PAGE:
CHELSEA, Mass. — A school bus driver shortage is causing problems all over the country.
"It is hard, and it's frustrating because we finally have our schools clean, we've put safety precautions into place our students are vaccinated, 12 and up, and we're ready to go, and then our kids are running late because of the transportation issues," said Almi Abeyta, superintendent of the Chelsea school district.
She knows the community in Chelsea, Massachusetts, has been through a lot. It was one of the hardest hit by covid in spring 2020. She knows that impacted students.
"Our students haven't been here in an entire year," said Abeyta.
When they returned at the end of March 2021, Abeyta says 40% opted to stay in remote learning, and this fall was the first time they were back in a classroom.
Now that they've hit a new bump in the road.
"School bus drivers don't grow on trees," said John McCarty, who operates NRT transportation and is responsible for getting 125 thousand kids to school every day.
The only problem is right now, and he doesn't have enough drivers.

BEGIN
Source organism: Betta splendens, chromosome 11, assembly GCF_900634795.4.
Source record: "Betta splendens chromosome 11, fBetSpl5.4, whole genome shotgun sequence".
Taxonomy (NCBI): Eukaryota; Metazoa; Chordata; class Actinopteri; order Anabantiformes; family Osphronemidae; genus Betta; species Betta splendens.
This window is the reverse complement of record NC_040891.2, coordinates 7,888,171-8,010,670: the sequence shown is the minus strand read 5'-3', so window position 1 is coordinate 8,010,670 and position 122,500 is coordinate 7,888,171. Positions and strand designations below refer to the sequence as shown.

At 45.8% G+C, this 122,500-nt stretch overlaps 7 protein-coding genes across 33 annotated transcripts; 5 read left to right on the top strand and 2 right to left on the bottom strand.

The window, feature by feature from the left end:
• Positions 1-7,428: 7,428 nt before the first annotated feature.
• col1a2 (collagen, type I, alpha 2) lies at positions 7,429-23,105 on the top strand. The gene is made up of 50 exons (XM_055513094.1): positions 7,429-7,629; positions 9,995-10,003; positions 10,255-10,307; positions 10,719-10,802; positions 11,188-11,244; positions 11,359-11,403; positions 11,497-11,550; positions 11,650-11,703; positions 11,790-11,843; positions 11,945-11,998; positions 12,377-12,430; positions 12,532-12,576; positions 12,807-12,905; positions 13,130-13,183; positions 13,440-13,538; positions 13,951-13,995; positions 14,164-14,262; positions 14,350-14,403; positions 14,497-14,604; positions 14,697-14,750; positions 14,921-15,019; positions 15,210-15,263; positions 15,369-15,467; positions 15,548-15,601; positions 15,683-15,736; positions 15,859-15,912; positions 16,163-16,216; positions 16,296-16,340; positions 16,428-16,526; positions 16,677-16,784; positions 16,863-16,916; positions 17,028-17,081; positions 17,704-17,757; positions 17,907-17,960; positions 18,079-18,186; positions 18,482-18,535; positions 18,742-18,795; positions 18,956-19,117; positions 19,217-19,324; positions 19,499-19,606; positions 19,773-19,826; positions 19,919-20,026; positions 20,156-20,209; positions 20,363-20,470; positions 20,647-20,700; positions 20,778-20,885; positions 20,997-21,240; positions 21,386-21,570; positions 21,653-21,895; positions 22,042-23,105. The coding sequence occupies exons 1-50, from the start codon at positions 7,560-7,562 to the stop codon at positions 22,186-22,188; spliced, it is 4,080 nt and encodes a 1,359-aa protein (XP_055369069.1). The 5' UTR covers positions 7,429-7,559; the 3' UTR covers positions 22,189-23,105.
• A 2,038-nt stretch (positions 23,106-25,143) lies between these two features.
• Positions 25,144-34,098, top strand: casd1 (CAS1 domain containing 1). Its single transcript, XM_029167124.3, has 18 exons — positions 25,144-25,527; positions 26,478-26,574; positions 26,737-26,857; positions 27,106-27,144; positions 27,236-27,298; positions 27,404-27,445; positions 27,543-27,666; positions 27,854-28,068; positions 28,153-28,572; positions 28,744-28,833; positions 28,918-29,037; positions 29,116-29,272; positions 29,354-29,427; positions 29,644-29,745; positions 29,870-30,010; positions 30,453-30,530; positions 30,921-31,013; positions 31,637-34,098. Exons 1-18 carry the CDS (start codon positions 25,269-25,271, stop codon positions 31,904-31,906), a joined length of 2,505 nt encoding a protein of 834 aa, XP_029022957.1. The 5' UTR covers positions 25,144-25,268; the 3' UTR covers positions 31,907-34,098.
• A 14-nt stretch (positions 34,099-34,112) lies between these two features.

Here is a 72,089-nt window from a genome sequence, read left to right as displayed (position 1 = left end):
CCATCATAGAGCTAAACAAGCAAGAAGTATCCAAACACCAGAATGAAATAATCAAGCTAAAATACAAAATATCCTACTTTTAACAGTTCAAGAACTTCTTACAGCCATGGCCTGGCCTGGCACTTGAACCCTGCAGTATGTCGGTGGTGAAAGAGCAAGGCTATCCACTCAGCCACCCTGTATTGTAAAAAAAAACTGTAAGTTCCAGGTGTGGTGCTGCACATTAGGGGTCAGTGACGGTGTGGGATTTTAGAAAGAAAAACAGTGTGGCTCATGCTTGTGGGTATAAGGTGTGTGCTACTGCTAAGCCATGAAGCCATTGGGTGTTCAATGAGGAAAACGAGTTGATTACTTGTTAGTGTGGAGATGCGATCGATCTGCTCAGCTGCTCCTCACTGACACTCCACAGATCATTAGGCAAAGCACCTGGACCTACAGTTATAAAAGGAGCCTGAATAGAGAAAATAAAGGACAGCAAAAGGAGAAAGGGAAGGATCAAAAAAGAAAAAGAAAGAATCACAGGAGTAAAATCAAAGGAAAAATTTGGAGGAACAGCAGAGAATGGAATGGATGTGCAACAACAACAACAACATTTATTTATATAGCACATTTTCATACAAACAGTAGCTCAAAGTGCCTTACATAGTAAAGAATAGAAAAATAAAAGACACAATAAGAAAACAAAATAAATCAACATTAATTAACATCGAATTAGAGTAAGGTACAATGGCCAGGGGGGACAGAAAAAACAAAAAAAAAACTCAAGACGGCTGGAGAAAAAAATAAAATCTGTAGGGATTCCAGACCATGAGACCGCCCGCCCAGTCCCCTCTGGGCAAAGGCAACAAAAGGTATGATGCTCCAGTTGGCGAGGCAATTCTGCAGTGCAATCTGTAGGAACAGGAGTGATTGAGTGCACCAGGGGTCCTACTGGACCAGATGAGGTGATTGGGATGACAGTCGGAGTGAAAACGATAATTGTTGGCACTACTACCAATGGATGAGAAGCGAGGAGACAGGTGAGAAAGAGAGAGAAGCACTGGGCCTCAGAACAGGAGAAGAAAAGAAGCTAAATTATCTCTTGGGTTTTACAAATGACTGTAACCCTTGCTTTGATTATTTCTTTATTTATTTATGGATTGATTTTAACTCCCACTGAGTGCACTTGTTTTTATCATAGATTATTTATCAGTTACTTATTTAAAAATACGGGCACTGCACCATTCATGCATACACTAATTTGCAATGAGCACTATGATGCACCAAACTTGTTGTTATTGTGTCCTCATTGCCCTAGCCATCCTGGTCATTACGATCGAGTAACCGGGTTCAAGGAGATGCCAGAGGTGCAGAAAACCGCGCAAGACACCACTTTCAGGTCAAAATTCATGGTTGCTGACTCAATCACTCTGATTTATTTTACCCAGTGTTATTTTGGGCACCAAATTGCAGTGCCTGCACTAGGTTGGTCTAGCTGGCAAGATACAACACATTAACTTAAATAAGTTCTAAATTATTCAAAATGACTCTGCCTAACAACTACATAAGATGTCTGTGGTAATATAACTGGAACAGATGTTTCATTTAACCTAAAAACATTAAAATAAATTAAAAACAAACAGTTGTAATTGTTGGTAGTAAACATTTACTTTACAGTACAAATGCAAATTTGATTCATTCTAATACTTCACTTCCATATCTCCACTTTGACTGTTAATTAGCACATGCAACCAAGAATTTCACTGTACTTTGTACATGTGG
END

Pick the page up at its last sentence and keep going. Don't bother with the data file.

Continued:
"You know 18 months is a long time to go without a paycheck if you couldn't collect unemployment. We have some older folks that are concerned based on COVID-19," said McCarty.
So the state of Massachusetts is putting the national guard in the driver's seat to get kids to and from school.
"They do all kinds of things to help out folks like us anywhere from protecting our freedom to now driving our children," said McCarty.
"We do know that the national guard brought in 15 services members to drive the buses mostly door to door," said Abeyta.
Chelsea is one of at least nine school districts that will receive drivers from the Massachusetts National Guard.
The Massachusetts National Guard declined to be interviewed for this story.
But in a statement, Governor Charlie Baker said guard members received "vehicle training, background screening, as well as a thorough review of all health and safety measures."
Lack of school bus drivers isn't just a Massachusetts problem.
Districts across the country are grappling with the same shortage.
"We speak to organizations that are like ours. Across the board, they're looking at 15-20% shortage," said McCarty.
Abeyta says the national guard is there to help when America's in need, so this unique solution makes perfect sense.
"We've had the national guard here during the pandemic, and they were distributing food.
The national guard also gave vaccinations to residents. So we have a very trusting relationship already with the national guard, so that's why I went ahead and moved forward with this," said Abeyta.